My next angst against Motorcycle Squidom resides in the world of big-bike Adventure riding – and I mean true ADV riding – street-legal knobby tires and single tracks. Piloting bulky ADV bikes off road requires technique that is 100-percent opposite of road racing. And it’s fun to rip ass on the street – nothing beats passing a Squid sportbike rider while throttling by aboard an ADV bike clad with knobby tires. You read endless online conversations between some of these ADV guys, discussing bad ideas that will surely lead to bad crashes.
These are things a Social Media Squid has trouble with because too much time is spent having orgasmic online fingers. The Anti-Squid learns two-fingers on a clutch and friction control; the Squid, how to use fingers to quickly ask his/her fellow social-media companions who to keep his/her new powder-coated skid plate dent free.
Then there’s the stereotypical internet Squids among cruisers and sportbikes. Take the cruiser genre – it’s loaded with online Squids who present the #1 stereotype of an image popularized during the rise of the Baby Boomer – the bad-ass wannabes with enough money in leather, studs, chrome and loud exhaust to fund the local WIC program, but ride with bald tires. And watch out for the ones with “Sons of (enter your state here)” shirts who were flip flops.
Nothing negative here about the style, but safety should be up front over the nonsense. Picture yourself riding behind a guy with bald tires, and he loses it and causes you to crash.
Then the sportbikes. Studs and chrome again, but also muscle t-shirts and shorts and ones who can ride wheelies forever but can’t corner. Oh, the sportbike online Squids who talk about “chicken strips” – this is the ongoing conversation for decades, and sadly, many Squids crash trying to scrub off these conversation makers more than anything. And it’s all BS. Learn body position and you’ll use more of your tire to go faster through a corner.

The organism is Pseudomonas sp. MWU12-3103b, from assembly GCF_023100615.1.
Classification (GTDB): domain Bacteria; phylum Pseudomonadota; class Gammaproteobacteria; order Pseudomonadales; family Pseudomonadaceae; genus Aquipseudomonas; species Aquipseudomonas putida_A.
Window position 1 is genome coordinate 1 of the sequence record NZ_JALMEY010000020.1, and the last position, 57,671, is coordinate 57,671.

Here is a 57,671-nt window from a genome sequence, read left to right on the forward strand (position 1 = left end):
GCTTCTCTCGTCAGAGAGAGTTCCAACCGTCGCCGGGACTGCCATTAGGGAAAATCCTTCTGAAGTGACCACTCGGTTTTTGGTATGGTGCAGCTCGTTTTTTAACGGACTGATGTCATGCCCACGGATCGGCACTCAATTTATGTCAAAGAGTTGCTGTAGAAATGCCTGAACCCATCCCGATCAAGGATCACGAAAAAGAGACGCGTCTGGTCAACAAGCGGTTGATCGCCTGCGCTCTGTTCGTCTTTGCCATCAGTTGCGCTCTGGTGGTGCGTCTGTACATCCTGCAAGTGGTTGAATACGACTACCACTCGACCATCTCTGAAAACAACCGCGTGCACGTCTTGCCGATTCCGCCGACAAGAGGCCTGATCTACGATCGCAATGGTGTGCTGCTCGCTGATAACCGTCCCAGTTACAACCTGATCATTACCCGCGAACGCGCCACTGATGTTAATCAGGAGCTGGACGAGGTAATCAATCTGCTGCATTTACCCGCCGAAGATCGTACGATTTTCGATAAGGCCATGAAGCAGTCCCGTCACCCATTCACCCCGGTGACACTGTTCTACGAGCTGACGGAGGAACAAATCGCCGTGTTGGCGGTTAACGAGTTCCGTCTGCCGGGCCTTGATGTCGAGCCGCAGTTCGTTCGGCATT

And don’t get me started on the street Squids and few track riders trying to get elbows down. Leave this to the fastest riders in the world who actually use elbows to their advantage such as Marc Marquez; I bet more track riders crash trying to get an elbow down rather than using an elbow to save a crash. There’s even squid videos out there of riders that scrape their helmets off the track during excessive lean angle. Sensationalism at its best? You bet – and the viewer hits continue to build. I must admit, though, I fell into Squidville – the video was kind of cool.
From an industry standard, these new-age internet Squids across all disciplines of riding – as a collective group – slow down things tremendously. These are the riders who don’t learn correctly – usually due to taking advice from a fellow Squid – and end up crashing themselves, or their advice causes others to crash.
Many of these riders have no clue why they crashed, but more importantly, don’t care to learn why. The true motorcyclist – the Anti-Squid – examines these crashes, and attempts to fix things. Only then can one further explore the true freedom of riding. But not in Squidville; instead, they use Squid-learned mentality, saying “it’s just not for me” or “it’s just too dangerous,” or blaming other motorists saying there are “just too many cars out there.”
And when every Squid exits motorcycling – instead of learning the way of the Anti-Squid – the industry as a whole dwindles. The more exits, the less growth, meaning less sales of motorcycles, and everything that naturally goes with motorcycles, including gear, hard parts, accessories, and, of course, industry magazines.
Social media has united the New-Age Squid tenfold – and it’s only getting worse . We must put a stop to this by abolishing the new-age Squid; let’s educate fellow riders, and get potential Squids truly enjoying the sport for themselves. And while at it, let’s have all riders not worry about what the others think – or how the others ride. Everyone learns differently – some slower than others, some faster. The only route to true safety (and speed for those who want it) is through discipline to constantly learn and evolve. And of course, learn from the experts – not the Squids.
Note from editor: The pictures in this article were gathered from various social media sites, and in by no way feature anyone on the staff of Ultimate MotorCycling. 🙂